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Scale Reviews

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The Handbook series is a significant compendium of scales published in the most impacting marketing literature. I am a proud owner of the series and hope to be able to continue collecting the volumes in the years to come.
Dr. Emanuel Said
Lecturer in Marketing, University of Malta


This is a three-item, five-point scale that assesses the experience a person has had with shyness-related emotions. The directions and response scale can be worded so as to measure the intensity of the emotional state at the present time or they can be adjusted to measure the frequency with which a person has experienced the emotion during some specified time period. One-word items were used in the study by Westbrook and Oliver (1991) whereas phrases based on those same items were used by Allen, Machleit, and Kleine (1992). This scale has also been referred to as shame.

This is a three-item, five-point scale used to measure one's stillness-related emotional reaction to some specified stimulus.

A three-item, seven-point Likert-type scale is used to measure the degree to which a person would feel in control in a particular setting and be able to influence outcomes.

A ten-item, seven-point Likert-type scale is used to measure the degree of subtly degrading and derogatory opinions held by a person toward blacks in general. The items suggest that blacks are socially, morally, and/or educationally backward.

A five-item, five-point Likert-type scale is used to measure the degree to which a person is characterized by an abnormal amount of fear, worry, and self-debasing feelings and attitudes. This measure was called obsessive-compulsive by O'Guinn and Faber (1989; Faber and O'Guinn 1992).

The scale is composed of five, seven-point items that are intended to measure the extent to which a person reports feeling what the characters in an advertising drama are feeling. This is not just an awareness of what the characters are feeling but absorption or "feeling into" another's affective experience. Thus, although related to sympathy, this scale is intended to measure something different. The scale was referred to as ad response empathy by Escalas and Stern (2003).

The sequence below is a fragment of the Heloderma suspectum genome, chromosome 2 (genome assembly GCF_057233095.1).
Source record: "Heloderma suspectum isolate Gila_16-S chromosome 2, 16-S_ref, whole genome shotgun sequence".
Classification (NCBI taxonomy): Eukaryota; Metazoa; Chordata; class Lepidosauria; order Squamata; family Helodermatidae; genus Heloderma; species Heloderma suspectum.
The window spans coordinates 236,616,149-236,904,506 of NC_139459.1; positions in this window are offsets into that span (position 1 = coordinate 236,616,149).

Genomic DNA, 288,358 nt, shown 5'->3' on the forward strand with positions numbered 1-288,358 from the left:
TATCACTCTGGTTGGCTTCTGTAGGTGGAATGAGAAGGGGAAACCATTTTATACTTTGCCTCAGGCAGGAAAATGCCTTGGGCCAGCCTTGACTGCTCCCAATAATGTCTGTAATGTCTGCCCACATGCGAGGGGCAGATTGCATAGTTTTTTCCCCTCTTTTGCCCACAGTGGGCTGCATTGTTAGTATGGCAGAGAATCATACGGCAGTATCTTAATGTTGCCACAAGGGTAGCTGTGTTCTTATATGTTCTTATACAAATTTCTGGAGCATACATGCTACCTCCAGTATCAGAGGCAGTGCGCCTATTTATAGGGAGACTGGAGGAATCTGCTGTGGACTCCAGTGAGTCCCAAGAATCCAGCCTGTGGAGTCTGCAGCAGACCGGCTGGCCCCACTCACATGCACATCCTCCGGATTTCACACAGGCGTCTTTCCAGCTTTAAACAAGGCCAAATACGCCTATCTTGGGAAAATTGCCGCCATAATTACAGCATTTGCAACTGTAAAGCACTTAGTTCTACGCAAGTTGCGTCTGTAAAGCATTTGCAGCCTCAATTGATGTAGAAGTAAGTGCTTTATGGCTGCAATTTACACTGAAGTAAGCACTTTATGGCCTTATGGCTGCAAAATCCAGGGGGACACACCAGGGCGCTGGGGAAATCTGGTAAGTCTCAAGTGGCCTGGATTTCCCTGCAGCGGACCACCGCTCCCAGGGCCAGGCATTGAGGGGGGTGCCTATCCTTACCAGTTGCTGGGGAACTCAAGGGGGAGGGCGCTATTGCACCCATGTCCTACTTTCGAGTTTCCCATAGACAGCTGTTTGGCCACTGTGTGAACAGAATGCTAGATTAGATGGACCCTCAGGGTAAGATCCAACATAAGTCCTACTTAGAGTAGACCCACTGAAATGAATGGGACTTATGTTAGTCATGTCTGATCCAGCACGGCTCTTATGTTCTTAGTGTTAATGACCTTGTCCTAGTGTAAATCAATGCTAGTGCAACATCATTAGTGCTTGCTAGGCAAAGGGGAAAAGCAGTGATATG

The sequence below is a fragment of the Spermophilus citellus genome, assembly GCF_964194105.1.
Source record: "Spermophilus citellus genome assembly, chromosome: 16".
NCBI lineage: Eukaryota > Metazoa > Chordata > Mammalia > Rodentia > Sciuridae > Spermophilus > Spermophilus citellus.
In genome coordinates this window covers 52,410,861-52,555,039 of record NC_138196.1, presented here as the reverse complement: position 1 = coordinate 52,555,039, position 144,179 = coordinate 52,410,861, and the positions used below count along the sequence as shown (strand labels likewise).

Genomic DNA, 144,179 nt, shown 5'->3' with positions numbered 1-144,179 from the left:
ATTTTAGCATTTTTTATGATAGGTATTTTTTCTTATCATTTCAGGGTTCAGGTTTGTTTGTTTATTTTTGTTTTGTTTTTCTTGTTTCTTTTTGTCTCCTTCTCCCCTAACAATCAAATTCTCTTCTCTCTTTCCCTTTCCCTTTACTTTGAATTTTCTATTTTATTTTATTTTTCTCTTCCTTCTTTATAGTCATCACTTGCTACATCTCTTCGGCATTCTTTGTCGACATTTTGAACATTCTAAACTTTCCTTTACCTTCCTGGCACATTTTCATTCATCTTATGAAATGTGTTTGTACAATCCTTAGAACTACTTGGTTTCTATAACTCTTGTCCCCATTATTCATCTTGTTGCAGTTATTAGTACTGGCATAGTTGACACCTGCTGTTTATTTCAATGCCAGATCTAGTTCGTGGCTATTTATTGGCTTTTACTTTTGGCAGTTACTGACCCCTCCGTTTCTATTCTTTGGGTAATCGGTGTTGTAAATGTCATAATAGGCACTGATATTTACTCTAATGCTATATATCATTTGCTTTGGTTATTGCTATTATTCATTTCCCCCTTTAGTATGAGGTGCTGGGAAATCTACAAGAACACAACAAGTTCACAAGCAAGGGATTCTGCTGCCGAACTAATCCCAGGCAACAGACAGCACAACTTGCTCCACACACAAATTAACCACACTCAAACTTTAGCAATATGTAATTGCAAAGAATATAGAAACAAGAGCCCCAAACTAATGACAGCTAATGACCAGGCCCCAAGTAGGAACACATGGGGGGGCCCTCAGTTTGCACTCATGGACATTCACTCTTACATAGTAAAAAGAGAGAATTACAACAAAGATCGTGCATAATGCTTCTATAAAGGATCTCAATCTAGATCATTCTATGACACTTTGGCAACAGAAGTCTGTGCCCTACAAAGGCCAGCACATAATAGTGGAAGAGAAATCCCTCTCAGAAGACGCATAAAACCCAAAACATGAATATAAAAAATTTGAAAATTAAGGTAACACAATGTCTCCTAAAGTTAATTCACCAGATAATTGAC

Eight, seven-point, one word descriptors are used to assess the strength of the sadness-related emotions reported by a person as a result of exposure to some stimulus. Using the same items but slightly different instructions, another version of the scale measured emotions depicted by someone else or in something else. The stimuli examined by Williams and Aaker (2002) were print ads but the scale appears to be amenable for use with a variety of stimuli.

The scale is intended to measure the pleasantness-related dimension of a feeling a person is experiencing at some point in time or immediately after exposure to some stimulus. Three versions were used by Broach, Page, and Wilson (1995): one to measure how subjects felt before the experimental manipulation (prior pleasantness), one to measure the effect of the treatment (program pleasantness), and one to measure the feeling evoked by an ad (commercial pleasantness). The version used by Ellen and Bone (1998) had to do with the smell of an object. Keller, Lipkus, and Rimer (2003) used their version of the scale as a mood manipulation check after respondents had written a detailed description of a happy or sad event they had experienced. Mantel and Kellaris (2003) used the scale with regard to the background music in a mock radio commercial.

This scale uses three, seven-point Likert-type statements to measure the level of positive emotional attachment a consumer has to a certain store or a chain of stores.

Five, seven-point items are used to assess the degree to a viewer reports an awareness and understanding of what the characters in an advertising drama are feeling. This is in contrast to reporting that one actually feels what the characters are feeling. Thus, although sympathy is related to empathy, this scale is specifically intended to measure the former. The scale was referred to as ad response sympathy by Escalas and Stern (2003).